AbstractThis thesis follows the argument that, to fully understand the current position of national research laboratories in Great Britain one needs to study the historical development of the government research establishment as a specific social institution. A particular model is outlined in which it is argued that institutional
characteristics evolve through the continual interplay between internal
development and environmental factors within a changing political and economic context, and that the continuous development of an institution depends on its ability to adapt to changes in its operational environment. Within this framework important historical precedents for formal government institutional support for applied research are identified. and the transition from private to public patronage documented. The emergence and consolidation of government research laboratories in Britain is described in detail. The subsequent relative decline of public laboratories is interpreted in terms of the undermining of a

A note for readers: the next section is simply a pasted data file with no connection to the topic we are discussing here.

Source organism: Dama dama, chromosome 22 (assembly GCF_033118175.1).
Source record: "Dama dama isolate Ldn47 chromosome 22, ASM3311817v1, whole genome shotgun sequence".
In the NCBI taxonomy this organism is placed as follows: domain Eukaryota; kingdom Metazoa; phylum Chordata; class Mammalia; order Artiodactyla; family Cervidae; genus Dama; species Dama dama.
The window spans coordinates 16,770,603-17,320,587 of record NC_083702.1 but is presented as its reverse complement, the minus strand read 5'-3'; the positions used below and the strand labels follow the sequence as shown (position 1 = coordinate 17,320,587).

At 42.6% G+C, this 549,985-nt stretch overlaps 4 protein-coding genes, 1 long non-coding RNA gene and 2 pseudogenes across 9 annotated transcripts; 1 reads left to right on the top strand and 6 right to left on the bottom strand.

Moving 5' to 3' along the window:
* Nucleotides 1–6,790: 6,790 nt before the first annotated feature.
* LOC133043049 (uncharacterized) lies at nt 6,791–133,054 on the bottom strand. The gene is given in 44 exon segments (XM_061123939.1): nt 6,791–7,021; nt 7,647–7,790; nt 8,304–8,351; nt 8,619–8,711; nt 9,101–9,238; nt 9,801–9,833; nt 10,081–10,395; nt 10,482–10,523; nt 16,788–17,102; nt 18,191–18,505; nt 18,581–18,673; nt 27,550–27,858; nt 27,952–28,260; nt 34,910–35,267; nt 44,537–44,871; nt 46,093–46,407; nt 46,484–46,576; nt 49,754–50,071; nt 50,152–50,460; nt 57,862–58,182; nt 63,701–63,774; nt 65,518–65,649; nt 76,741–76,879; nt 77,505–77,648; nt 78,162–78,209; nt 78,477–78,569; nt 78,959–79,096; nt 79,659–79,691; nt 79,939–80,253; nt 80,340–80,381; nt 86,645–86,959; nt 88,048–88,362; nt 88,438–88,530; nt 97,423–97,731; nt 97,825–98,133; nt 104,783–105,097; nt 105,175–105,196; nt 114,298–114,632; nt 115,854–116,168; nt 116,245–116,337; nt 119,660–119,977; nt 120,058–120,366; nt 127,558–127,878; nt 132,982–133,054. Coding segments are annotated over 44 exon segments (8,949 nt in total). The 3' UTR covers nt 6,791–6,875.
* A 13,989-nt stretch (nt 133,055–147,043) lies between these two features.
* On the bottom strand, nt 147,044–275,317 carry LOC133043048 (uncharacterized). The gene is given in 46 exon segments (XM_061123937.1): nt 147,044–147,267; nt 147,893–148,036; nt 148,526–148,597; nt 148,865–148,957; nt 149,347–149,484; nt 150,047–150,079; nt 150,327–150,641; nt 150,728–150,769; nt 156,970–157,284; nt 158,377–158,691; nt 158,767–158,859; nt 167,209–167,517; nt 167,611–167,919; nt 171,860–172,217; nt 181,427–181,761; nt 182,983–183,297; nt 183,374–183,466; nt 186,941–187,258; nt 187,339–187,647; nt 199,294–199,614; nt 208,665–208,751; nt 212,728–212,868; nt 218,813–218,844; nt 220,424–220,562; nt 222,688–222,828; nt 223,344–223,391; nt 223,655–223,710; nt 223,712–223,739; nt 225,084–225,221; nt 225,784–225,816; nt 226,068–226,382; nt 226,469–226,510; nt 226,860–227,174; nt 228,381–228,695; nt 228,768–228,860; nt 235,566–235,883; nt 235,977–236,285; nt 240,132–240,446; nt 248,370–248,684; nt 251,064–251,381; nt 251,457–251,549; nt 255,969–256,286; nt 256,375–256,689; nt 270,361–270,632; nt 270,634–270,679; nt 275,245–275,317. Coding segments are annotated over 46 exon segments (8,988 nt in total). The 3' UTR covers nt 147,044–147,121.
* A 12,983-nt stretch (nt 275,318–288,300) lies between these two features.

traditional role resulting in legitimation crisis. It is concluded that it is no longer feasible to consider the public research laboratory as a coherent institutional form, and that the future of each individual laboratory can only be considered in relation to the institutional needs of its own sphere of operation. Nevertheless the laboratories have been forced into decline in an essentially unplanned way which may have serious consequences for the maintenance of the scientific and
technical infrastructures, necessary for material progress in the national context.
|Date of Award||Oct 1982|
|Supervisor||Russell Moseley (Supervisor)|